The claim is as follows:
"A head-eovering consisting of a supnort of huckram or the like. a top layer of flock, and a canton-tlannel or siml1a.r lining, llubstantially as and for the purpose described." ,
The only defence is want of novelty. It is plain that the hat of the patent must be a hat made by pressing the materials into the shape of a hat, and not made, the top in one piece, the side crown in another, and the brim in another, and then these joined. There must also be(1) A layer of flock on a support of buckram, or the like; (2) a support (If buckram, or the like, next the flock, with a coating of adhesiYe substance on the buckram, on which the flock is strewn; (3) a canton-flannel or other
9imilar lining on the face of the buckram, to which the flock is not applied, with the napped face of the canton flannel exposed, and not. nex:t to the buckram.
The Kendall turban, defendants' Exhibit No.3, has no side crown or brim. Irrespective of this, it is not satisfactorily established that that article had in it any stockinet support, or anything but canton flannel, with flock applied, directly to the unnapped face of the canton flannel. Bracher's frame, No.6, if made with the unnapped face of the canton flannel exposed, had only flock enough put on the buckram to take an impression of the straw braid, and was made, not for use in that condition as a hat, but solely to be stamped as an imitation of a straw hat. The flock was put on only as a pulp on which to emboss, and the flock, by the embossing, lost its identity and parted with all resemblance to felt. The. Morse hat, No. 13, is a flocked buckram hat, with a strip' of canton flannel put in separately as a brim. Hats such as the Novelty Companyhats of 1876, of canton flannel, muslin, and flock, with the napped face of the can. ton flannel not exposed, were not the. Gray hat. It is plain ,that cementing the nap to the buckram tended to destroy the pliability or softiless aimed at by Gray, by reason of the absorption of the nap by the cement, and that there could be no appearance of napped feU. The case is one where there was sufficient invention to support the patent, and there must be a decree for the plaintiffs, with costs.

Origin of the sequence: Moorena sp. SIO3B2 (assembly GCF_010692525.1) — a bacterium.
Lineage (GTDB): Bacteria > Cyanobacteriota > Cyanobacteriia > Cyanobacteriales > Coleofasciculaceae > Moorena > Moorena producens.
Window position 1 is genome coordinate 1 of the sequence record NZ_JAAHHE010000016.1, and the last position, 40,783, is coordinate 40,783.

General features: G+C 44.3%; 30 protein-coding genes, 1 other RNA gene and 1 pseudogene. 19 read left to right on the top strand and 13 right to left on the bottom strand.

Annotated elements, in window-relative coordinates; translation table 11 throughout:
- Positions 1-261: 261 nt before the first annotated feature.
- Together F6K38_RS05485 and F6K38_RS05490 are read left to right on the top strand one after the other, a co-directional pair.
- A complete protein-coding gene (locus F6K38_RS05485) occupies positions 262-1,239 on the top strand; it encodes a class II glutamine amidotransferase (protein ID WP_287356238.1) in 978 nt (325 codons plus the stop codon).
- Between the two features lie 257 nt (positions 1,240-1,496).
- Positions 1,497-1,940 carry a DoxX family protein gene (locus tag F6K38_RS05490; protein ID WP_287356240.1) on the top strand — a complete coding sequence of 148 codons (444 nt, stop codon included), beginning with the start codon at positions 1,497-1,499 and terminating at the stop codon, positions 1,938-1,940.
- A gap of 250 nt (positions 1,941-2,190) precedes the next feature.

DOWNTON 'V. TIlE YAEGER MILLING
(OirlJuit Oourt, E. D. Missouri.
LETTERS PATENT-]\'[IDDLINGS FLOUR.
Certain instruments, set out in full in the opinion delivered by the court, held not to amount to such an assignment by Downton, a patentee for a pI:ocess patent, of which the claim is for manufacturing middlings flour by passing the middlings through or between rolls, of his right as patentee, as to preclude him from suing third parties who infringe his patent.
In Equity. W. G. Rainey, for G. M. Stewart, for respondent. DILLON, C. J., (orally.) We are prepared to announce 9ur'()onclusions in the case of Downton v. The Yaeger Milling Co. This is a bill in equity by the complainant, as the patentee in a granted by the United States for an invention,-in charaoter a pro<:ess patent/-against the Yaeger Milling Company for the